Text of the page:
Cauliflower, General

Brassica oleracea

Cauliflower is a biennial in the Brassicaceae family, and the same species as kale, cabbage, broccoli, kohlrabi, collard greens, and Brussels sprouts; all these vegetables are technically different cultivars of one species. Other edible relatives of cauliflower include turnips, rutabagas, and radishes.

Cauliflower is commonly grown as a cool-season annual, and grows well from fall through spring in mild-winter areas of California. With cauliflower, we eat the immature flower buds or inflorescence. The edible head of the cauliflower is called the "curd," which is composed of many florets. Leaves and stems are also edible.

Cauliflower varieties

The hundreds of cauliflower varieties may be grouped in various ways. One is by season of cultivation: early varieties are grown from spring to fall in areas with mild summers; late varieties are grown from summer or fall through winter; and overwintering varieties are grown from fall through spring in areas with mild winters. There are four main genetic varietal families of cauliflower: Italian, the original strain from which others are believed to have been developed; Northern European early varieties; Northwest European late and overwintering varieties; and Asian tropical varieties. White cauliflower is most familiar to gardeners and cooks in North America, but varieties in many other colors are available including orange, green (also referred to as Romanesco), yellow, and purple.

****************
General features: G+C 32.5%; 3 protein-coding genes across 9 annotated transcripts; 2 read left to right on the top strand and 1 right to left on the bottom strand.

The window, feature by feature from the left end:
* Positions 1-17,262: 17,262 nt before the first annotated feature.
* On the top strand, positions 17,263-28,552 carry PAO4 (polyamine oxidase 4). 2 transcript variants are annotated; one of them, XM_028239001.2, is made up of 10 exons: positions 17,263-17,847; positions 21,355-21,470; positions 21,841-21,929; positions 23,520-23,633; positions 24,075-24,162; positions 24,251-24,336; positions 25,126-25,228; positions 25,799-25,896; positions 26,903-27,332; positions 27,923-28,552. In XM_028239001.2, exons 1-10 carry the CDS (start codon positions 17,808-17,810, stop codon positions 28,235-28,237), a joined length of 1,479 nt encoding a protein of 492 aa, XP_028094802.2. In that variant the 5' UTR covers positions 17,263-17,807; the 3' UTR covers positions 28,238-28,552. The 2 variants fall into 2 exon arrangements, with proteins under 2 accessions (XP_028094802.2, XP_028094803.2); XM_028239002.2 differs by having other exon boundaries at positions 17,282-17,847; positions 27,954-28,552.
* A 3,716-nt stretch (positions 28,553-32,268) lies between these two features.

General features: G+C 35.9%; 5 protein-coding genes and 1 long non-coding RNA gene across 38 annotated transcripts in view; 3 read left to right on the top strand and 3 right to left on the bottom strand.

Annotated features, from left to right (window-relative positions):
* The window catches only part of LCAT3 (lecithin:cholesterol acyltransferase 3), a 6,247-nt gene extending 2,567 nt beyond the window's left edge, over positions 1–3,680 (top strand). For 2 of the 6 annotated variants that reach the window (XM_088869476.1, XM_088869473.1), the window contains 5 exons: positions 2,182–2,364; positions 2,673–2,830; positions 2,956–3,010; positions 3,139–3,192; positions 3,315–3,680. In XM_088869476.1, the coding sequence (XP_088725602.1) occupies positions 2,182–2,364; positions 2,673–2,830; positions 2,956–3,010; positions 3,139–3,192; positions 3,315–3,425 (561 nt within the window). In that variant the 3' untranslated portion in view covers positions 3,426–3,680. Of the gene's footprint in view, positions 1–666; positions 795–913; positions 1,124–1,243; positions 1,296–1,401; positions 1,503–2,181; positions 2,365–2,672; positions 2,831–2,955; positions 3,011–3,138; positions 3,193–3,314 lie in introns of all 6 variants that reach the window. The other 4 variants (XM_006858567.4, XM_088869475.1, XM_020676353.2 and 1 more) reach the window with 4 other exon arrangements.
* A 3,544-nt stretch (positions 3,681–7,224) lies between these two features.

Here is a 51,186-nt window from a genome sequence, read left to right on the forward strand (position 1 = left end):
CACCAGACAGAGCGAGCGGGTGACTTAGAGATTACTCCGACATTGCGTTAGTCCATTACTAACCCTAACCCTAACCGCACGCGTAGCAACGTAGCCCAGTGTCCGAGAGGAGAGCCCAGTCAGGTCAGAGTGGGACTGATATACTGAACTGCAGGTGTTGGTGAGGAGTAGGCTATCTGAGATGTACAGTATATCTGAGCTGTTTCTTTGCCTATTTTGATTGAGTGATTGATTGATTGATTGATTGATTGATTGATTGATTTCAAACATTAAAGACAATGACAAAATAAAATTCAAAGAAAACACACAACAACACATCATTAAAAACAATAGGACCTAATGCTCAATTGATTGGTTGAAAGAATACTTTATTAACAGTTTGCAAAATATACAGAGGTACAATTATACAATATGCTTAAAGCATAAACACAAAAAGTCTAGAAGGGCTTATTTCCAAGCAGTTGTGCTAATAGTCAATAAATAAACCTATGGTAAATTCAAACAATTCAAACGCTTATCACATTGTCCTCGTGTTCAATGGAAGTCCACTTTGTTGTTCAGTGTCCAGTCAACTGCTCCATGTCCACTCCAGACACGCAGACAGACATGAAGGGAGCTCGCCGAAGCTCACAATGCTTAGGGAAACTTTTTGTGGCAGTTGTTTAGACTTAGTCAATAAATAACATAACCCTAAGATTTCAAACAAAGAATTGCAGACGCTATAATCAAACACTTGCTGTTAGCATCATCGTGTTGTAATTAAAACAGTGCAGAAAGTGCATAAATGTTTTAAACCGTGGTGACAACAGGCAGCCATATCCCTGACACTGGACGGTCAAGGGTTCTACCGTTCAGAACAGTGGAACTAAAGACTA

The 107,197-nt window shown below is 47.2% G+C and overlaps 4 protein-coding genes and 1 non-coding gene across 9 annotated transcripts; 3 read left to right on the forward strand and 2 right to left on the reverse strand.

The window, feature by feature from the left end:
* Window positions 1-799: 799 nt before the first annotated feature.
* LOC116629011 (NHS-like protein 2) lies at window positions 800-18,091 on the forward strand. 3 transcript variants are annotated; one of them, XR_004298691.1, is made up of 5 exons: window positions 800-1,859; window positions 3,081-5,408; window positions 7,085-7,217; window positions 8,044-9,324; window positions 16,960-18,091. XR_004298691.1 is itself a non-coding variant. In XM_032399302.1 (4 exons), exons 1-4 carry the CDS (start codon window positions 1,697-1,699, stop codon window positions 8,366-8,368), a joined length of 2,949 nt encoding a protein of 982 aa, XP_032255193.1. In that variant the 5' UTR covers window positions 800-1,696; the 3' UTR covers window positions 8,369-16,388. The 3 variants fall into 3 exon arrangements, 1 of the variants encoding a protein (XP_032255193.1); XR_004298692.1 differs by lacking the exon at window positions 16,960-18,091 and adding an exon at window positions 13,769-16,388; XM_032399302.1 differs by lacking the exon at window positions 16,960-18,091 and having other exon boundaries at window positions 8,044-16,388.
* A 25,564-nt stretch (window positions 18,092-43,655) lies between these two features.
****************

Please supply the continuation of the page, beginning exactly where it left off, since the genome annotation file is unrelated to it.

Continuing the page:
The modern cultivated cauliflower was bred from the wild cabbage, a plant native to the Mediterranean and/or the region that is now Turkey, and has been cultivated for more than 2,000 years. It is exclusively an agricultural plant and does not grow natively or in the wild anywhere in the world. Cauliflower became fashionable in British and French courts in the 16th century, where it was considered an aristocratic vegetable. In a pithy and famous agricultural observation, Mark Twain wrote in Pudd'nhead Wilson, “Training is everything. The peach was once a bitter almond; cauliflower is nothing but cabbage with a college education.”

Sun/Shade Needs (5)
Watering Needs once Established (4)
Heat Tolerance (2)
Frost Tolerance (2)
Price (1)

Recommended Varieties/Cultivars

GardenZeus recommends Amazing as an open-pollinated heirloom variety that is heat tolerant. Other reliable open-pollinated varieties for cool weather include Goodman, Early Snowball A (produces larger heads than most heirloom varieties), Snowball Y or Early Snowball Y, and Romanesco (a beautiful green cauliflower).